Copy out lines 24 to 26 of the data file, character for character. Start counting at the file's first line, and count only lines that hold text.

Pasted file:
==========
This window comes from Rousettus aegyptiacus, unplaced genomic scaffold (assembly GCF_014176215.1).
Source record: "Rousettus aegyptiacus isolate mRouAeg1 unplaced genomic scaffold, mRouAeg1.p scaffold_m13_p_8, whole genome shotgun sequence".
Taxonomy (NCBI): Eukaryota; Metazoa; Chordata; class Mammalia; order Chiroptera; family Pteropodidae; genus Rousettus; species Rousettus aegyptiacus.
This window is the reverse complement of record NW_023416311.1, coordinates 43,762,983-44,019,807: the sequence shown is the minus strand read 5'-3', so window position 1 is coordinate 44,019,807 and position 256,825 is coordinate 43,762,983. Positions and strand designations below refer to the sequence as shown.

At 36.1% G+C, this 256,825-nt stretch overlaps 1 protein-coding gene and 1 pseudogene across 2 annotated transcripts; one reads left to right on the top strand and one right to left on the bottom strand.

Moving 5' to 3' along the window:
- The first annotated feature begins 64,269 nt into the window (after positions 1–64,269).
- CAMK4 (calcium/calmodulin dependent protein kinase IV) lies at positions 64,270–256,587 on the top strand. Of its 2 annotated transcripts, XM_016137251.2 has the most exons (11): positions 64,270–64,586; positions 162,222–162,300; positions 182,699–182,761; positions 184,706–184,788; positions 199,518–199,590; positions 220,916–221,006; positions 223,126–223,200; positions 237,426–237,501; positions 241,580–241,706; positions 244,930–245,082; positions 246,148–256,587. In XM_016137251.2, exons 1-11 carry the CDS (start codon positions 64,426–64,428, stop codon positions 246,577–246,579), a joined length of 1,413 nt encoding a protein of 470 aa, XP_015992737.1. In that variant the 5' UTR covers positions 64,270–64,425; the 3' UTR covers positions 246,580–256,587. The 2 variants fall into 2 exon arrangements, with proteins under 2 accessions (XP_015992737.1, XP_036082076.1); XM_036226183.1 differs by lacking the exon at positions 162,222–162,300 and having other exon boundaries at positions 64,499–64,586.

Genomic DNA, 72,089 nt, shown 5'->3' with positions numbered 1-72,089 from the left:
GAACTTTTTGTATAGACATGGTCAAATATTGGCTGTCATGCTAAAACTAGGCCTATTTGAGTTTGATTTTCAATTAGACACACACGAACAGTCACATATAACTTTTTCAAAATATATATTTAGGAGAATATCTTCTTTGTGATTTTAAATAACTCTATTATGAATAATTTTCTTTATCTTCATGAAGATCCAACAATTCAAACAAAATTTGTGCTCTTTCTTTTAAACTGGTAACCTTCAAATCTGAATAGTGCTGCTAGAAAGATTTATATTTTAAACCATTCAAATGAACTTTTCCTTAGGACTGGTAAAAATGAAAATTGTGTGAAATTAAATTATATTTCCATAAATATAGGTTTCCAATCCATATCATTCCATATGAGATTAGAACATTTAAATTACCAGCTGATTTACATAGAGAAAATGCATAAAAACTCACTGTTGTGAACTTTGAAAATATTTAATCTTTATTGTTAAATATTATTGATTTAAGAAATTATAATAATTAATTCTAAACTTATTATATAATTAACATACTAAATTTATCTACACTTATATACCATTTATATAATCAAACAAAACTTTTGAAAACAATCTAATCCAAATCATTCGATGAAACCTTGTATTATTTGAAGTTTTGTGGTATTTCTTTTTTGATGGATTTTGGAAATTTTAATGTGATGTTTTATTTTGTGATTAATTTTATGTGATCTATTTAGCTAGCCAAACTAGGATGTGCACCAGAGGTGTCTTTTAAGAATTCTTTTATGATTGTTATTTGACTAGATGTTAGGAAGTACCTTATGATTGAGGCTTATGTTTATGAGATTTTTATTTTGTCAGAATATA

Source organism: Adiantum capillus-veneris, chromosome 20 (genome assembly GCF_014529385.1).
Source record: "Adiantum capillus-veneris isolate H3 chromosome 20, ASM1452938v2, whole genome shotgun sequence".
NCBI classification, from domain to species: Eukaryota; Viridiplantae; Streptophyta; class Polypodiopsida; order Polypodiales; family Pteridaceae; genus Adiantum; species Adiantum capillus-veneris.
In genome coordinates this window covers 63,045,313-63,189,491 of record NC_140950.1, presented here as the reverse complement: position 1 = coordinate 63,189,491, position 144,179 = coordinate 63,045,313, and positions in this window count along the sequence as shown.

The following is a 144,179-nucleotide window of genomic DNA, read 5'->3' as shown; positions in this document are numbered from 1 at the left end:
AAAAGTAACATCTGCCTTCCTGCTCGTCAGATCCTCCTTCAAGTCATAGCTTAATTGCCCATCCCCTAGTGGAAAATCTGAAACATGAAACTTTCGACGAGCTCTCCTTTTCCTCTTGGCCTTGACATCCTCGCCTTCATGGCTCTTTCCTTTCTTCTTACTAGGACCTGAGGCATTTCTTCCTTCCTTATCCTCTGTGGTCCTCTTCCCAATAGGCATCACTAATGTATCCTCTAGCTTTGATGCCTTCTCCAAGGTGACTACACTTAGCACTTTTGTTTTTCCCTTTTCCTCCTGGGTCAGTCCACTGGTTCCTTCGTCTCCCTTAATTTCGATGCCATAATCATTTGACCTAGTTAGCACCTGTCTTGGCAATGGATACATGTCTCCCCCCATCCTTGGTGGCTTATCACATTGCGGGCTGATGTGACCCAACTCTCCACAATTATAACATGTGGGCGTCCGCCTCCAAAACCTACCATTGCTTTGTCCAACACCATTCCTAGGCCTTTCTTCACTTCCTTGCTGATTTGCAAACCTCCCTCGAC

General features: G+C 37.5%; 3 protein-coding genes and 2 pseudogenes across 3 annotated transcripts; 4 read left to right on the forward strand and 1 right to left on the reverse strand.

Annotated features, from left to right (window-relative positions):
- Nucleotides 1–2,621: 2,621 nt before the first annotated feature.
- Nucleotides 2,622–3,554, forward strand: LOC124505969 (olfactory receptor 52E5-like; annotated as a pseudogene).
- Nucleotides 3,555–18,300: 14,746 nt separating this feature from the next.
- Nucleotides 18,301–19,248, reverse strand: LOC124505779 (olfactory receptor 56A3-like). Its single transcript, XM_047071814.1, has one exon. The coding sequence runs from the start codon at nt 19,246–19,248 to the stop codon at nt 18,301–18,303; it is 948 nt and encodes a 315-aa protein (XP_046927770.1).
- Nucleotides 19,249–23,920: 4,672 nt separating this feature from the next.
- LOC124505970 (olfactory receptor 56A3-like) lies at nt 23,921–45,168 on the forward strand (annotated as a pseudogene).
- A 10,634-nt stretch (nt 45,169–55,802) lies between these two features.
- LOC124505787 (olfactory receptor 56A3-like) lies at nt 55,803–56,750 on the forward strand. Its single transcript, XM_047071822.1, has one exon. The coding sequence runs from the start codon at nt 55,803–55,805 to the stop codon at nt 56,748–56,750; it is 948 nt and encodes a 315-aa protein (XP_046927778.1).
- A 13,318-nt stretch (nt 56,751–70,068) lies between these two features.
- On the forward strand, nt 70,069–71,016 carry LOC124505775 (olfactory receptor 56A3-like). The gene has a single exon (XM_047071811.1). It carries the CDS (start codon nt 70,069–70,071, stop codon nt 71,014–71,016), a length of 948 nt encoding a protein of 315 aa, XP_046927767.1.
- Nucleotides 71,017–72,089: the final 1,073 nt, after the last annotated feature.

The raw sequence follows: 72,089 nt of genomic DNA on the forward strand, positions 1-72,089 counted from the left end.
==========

- LOC124505970 (olfactory receptor 56A3-like) lies at nt 23,921–45,168 on the forward strand (annotated as a pseudogene).
- A 10,634-nt stretch (nt 45,169–55,802) lies between these two features.
- LOC124505787 (olfactory receptor 56A3-like) lies at nt 55,803–56,750 on the forward strand. Its single transcript, XM_047071822.1, has one exon. The coding sequence runs from the start codon at nt 55,803–55,805 to the stop codon at nt 56,748–56,750; it is 948 nt and encodes a 315-aa protein (XP_046927778.1).